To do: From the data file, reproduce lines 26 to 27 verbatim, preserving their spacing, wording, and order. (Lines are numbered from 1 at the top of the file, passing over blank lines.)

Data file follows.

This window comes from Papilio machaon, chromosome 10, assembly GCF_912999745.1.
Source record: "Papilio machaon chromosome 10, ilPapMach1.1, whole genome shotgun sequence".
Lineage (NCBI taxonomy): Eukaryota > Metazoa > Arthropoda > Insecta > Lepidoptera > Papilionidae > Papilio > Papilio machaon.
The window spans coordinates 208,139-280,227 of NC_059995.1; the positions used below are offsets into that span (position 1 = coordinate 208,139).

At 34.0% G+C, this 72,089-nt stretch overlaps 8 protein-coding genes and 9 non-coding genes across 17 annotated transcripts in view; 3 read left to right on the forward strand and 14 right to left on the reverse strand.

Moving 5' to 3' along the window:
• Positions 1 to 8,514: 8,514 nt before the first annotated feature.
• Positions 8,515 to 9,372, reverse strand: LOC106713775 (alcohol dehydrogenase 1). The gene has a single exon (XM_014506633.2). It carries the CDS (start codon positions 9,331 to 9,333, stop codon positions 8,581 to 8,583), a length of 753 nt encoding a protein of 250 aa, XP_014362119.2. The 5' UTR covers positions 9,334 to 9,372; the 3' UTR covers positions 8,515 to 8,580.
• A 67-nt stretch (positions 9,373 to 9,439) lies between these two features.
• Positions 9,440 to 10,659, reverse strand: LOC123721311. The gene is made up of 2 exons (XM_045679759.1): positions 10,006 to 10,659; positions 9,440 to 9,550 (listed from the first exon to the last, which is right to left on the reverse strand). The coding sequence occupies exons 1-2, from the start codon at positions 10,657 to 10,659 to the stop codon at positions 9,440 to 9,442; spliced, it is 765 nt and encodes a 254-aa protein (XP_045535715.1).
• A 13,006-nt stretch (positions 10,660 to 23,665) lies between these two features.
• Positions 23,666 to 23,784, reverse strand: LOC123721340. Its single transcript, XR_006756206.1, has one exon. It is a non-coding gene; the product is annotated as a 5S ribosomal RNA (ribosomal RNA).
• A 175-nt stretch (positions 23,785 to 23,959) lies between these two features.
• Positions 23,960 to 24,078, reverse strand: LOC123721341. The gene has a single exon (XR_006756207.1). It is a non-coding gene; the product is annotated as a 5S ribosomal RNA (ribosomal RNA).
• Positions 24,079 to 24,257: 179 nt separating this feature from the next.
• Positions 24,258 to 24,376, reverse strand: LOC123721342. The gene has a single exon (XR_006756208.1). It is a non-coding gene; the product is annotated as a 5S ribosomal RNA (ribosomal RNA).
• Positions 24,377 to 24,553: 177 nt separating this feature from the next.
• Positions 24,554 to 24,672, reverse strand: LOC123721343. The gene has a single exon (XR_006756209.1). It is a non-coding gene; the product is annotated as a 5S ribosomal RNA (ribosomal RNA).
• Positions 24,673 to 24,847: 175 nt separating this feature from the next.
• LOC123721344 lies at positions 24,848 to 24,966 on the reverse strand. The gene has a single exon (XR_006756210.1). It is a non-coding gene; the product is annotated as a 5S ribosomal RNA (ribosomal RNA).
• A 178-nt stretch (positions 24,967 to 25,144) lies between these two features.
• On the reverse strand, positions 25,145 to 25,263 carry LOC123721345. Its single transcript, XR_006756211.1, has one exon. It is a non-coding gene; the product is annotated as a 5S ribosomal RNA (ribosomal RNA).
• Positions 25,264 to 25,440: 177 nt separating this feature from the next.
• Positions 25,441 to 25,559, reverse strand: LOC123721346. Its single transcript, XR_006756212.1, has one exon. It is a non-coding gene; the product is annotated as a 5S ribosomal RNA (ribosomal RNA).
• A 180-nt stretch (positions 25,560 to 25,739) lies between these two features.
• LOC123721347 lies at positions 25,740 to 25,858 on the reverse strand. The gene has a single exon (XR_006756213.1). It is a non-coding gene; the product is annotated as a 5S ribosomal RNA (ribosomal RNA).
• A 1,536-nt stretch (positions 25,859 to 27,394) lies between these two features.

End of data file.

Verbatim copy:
• LOC123721347 lies at positions 25,740 to 25,858 on the reverse strand. The gene has a single exon (XR_006756213.1). It is a non-coding gene; the product is annotated as a 5S ribosomal RNA (ribosomal RNA).
• A 1,536-nt stretch (positions 25,859 to 27,394) lies between these two features.